Research on SLE
Researchers have discovered important details about the pathogenesis of lupus in recent years that could help lead to more effective therapy, said David Daikh, MD, PhD, president of the ACR and rheumatology chief at the San Francisco Veterans Affairs Medical Center.
In one set of recent findings, researchers showed that interferon-alpha enhances interleukin (IL) 6 production in neutrophils that are stimulated with a toll-like-receptor (TLR) 8 agonist. They also showed that neutrophils from lupus patients with active disease produced increased amounts of IL-6 and TNF-alpha in response to the TLR8 agonist.1
Investigators also highlighted how neutrophil extracellular traps (NETs) contribute to a cycle of inflammation in lupus. NETosis—the cell death process that ends with the springing of these chromatin traps to entangle bacteria—relies on the oxidation of cells. Recently, researchers have shown that these NETs in lupus contain oxidized mitochondrial DNA, which induces inflammatory cytokines.2
Other research has found oxidative stress brings about clustering of mitochondrial antiviral signaling proteins, part of the innate immune defense against viruses, which drive interferon production. This finding raises the possibility of using anti-oxidant therapy for lupus, Dr. Daikh said.3
Elsewhere, researchers recently identified three variants of the ITGAM gene, which encodes CD11b, that are linked with elevated levels of interferon in lupus. This finding suggests a direct link between CD11b activity and chronic inflammation in the disease.4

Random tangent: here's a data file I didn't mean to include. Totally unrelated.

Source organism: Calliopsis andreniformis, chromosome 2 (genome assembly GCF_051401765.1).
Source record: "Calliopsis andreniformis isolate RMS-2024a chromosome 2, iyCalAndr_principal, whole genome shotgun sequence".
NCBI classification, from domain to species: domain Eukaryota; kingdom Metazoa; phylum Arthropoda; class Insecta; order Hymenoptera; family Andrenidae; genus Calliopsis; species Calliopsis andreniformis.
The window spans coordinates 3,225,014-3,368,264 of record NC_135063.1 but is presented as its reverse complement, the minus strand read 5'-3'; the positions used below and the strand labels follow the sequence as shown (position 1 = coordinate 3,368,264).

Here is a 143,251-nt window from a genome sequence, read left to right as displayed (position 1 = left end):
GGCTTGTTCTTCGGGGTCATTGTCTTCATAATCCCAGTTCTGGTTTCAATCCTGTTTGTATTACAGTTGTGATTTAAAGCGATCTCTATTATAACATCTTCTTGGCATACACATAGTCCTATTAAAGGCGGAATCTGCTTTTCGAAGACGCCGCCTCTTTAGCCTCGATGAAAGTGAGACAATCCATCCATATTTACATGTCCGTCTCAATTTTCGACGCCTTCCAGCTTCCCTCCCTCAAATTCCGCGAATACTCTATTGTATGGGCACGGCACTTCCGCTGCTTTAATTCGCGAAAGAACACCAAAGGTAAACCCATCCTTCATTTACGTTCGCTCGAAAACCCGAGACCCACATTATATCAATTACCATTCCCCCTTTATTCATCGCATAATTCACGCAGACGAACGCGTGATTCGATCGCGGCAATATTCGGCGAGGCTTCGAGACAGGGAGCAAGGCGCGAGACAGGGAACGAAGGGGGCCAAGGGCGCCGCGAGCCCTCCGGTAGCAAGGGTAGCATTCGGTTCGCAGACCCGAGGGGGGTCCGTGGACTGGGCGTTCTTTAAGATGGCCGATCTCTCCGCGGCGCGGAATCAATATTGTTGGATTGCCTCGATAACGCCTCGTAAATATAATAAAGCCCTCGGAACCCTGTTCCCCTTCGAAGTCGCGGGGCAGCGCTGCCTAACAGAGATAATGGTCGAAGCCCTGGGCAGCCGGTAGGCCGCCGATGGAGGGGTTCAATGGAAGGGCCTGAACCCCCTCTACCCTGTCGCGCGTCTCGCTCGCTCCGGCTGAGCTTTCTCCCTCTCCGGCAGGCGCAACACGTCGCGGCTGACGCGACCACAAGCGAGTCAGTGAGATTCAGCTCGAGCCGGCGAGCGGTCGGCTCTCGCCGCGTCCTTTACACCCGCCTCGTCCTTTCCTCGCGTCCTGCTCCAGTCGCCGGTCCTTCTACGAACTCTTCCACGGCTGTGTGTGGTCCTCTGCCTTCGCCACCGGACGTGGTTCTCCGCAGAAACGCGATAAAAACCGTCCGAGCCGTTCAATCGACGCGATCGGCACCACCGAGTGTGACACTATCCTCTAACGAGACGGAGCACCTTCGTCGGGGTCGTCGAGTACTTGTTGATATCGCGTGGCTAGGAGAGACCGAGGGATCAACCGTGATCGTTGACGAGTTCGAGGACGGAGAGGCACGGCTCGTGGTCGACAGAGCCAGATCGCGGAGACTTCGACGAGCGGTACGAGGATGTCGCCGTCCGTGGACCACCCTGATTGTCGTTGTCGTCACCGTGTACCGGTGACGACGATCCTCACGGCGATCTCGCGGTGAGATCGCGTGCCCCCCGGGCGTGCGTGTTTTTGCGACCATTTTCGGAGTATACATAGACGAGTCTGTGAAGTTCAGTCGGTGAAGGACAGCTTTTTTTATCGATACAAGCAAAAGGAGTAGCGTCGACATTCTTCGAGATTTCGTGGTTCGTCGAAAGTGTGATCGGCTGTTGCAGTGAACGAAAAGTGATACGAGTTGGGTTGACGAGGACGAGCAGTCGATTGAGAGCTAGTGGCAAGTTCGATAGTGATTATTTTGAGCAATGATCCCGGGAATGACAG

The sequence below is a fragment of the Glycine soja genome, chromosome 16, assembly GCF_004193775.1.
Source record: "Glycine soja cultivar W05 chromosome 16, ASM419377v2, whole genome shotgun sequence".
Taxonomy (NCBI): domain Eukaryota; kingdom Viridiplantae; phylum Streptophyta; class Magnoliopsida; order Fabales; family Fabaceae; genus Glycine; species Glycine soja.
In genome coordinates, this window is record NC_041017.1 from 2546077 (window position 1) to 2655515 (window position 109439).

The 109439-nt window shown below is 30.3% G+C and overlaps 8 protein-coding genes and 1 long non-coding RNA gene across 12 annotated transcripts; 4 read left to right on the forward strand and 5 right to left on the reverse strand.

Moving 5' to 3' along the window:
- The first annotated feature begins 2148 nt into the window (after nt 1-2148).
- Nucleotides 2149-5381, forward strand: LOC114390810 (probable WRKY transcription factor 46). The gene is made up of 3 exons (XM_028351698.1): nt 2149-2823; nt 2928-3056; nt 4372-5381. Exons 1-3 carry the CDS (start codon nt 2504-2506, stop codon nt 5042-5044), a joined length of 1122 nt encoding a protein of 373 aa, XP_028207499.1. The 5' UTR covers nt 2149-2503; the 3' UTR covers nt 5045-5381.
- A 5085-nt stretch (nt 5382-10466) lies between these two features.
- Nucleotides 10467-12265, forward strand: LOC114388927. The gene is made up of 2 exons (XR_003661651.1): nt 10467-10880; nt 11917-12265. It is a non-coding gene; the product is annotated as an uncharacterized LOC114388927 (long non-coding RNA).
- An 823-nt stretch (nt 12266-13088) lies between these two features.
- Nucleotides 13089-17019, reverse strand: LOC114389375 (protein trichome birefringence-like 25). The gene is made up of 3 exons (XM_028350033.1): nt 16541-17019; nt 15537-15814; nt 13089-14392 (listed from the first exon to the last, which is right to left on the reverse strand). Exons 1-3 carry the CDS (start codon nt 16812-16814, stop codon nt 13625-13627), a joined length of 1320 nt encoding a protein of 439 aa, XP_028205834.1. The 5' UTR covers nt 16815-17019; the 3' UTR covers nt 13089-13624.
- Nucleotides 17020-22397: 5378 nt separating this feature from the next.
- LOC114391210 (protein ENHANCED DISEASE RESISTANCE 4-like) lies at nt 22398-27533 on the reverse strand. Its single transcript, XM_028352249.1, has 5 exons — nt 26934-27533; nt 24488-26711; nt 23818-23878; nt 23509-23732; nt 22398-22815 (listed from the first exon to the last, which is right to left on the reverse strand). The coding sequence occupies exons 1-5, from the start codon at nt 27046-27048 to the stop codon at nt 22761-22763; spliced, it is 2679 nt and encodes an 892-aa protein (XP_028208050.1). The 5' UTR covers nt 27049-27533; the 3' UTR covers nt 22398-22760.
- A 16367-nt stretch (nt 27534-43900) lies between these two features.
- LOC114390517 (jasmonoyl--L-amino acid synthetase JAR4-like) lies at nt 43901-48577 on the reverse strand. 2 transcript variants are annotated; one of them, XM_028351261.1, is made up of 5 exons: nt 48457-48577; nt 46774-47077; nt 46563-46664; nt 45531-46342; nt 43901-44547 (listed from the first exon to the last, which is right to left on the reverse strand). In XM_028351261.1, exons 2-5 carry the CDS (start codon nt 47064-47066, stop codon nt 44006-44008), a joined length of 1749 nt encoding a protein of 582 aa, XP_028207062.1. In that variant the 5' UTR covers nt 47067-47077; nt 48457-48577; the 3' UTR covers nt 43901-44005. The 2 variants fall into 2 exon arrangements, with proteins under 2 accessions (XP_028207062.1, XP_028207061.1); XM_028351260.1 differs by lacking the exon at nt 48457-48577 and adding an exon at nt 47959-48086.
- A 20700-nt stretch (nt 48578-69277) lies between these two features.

Little by little, these insights are revealing why the disease is so heterogeneous: There are many points at which the inflammatory process can malfunction. Dr. Daikh said these findings are taking lupus research in the right direction.
“As we think boldly, now, about lupus pathogenesis and where we should be putting our attention, we really have to focus on the downstream impacts of cellular activation,” Dr. Daikh said. “It’s very hard to prevent all infections. Our lupus patients will be confronted by various viral and bacterial infections, … and so we have to think downstream of those initial signals in terms of modulating activating signals in the adaptive response.
“The ultimate goal would be to be able to tailor specific targeted therapy with individuals who match the heterogeneity that we see—for example, patients who have impaired CD11b function—to provide an effective target for a subset of patients.”
Thomas R. Collins is a freelance writer living in South Florida.
- Zimmermann M, Arruda-Silva F, Bianchetto-Aguilera F, et al. IFNα enhances the production of IL-6 by human neutrophils activated via TLR8. Sci Rep. 2016 Jan 21;6:19674.
- Lood D, Blanco LP, Purmalek MM, et al. Neutrophil extracellular traps enriched in oxidized mitochondrial DNA are interferogenic and contribute to lupus-like disease. Nat Med. 2016 Feb;22(2):146–153.
- Buskiewicz I, Montgomery T, Yasewicz E, et al. Reactive oxygen species induce virus-independent MAVS oligomerization in systemic lupus erythematosus. Sci Signal. 2016 Nov 29; 9(456):ra115.
- Faridi MH, Khan SQ, Zhao W, et al. CD11b activation suppresses TLR-dependent inflammation and autoimmunity in systemic lupus erythematosus. J Clin Invest. 2017 Apr 3;127(4):1271–1283.